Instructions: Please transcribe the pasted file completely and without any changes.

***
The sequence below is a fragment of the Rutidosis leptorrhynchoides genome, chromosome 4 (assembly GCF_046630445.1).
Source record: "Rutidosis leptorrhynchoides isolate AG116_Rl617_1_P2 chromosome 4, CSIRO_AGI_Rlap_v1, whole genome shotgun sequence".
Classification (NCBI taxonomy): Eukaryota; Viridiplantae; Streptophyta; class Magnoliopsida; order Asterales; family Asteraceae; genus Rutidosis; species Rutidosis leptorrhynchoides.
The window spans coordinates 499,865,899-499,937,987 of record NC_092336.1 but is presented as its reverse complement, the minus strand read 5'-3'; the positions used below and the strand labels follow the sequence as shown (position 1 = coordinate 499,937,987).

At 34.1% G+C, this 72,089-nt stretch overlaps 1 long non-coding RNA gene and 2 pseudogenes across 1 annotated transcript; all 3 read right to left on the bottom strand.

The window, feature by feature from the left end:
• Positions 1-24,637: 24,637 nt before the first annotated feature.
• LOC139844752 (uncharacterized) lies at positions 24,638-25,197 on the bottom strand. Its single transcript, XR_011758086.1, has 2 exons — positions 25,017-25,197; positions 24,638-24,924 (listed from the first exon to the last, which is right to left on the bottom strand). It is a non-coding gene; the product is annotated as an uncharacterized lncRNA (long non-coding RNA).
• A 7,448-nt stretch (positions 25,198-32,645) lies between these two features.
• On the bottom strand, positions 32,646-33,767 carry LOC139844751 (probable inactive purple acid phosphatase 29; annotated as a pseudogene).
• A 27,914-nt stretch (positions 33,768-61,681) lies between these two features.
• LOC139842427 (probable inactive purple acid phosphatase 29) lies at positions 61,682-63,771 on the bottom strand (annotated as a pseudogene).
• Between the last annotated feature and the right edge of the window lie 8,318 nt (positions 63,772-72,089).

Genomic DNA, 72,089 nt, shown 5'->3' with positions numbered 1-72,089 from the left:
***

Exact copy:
The sequence below is a fragment of the Rutidosis leptorrhynchoides genome, chromosome 4 (assembly GCF_046630445.1).
Source record: "Rutidosis leptorrhynchoides isolate AG116_Rl617_1_P2 chromosome 4, CSIRO_AGI_Rlap_v1, whole genome shotgun sequence".
Classification (NCBI taxonomy): Eukaryota; Viridiplantae; Streptophyta; class Magnoliopsida; order Asterales; family Asteraceae; genus Rutidosis; species Rutidosis leptorrhynchoides.
The window spans coordinates 499,865,899-499,937,987 of record NC_092336.1 but is presented as its reverse complement, the minus strand read 5'-3'; the positions used below and the strand labels follow the sequence as shown (position 1 = coordinate 499,937,987).

At 34.1% G+C, this 72,089-nt stretch overlaps 1 long non-coding RNA gene and 2 pseudogenes across 1 annotated transcript; all 3 read right to left on the bottom strand.

The window, feature by feature from the left end:
• Positions 1-24,637: 24,637 nt before the first annotated feature.
• LOC139844752 (uncharacterized) lies at positions 24,638-25,197 on the bottom strand. Its single transcript, XR_011758086.1, has 2 exons — positions 25,017-25,197; positions 24,638-24,924 (listed from the first exon to the last, which is right to left on the bottom strand). It is a non-coding gene; the product is annotated as an uncharacterized lncRNA (long non-coding RNA).
• A 7,448-nt stretch (positions 25,198-32,645) lies between these two features.
• On the bottom strand, positions 32,646-33,767 carry LOC139844751 (probable inactive purple acid phosphatase 29; annotated as a pseudogene).
• A 27,914-nt stretch (positions 33,768-61,681) lies between these two features.
• LOC139842427 (probable inactive purple acid phosphatase 29) lies at positions 61,682-63,771 on the bottom strand (annotated as a pseudogene).
• Between the last annotated feature and the right edge of the window lie 8,318 nt (positions 63,772-72,089).

Genomic DNA, 72,089 nt, shown 5'->3' with positions numbered 1-72,089 from the left: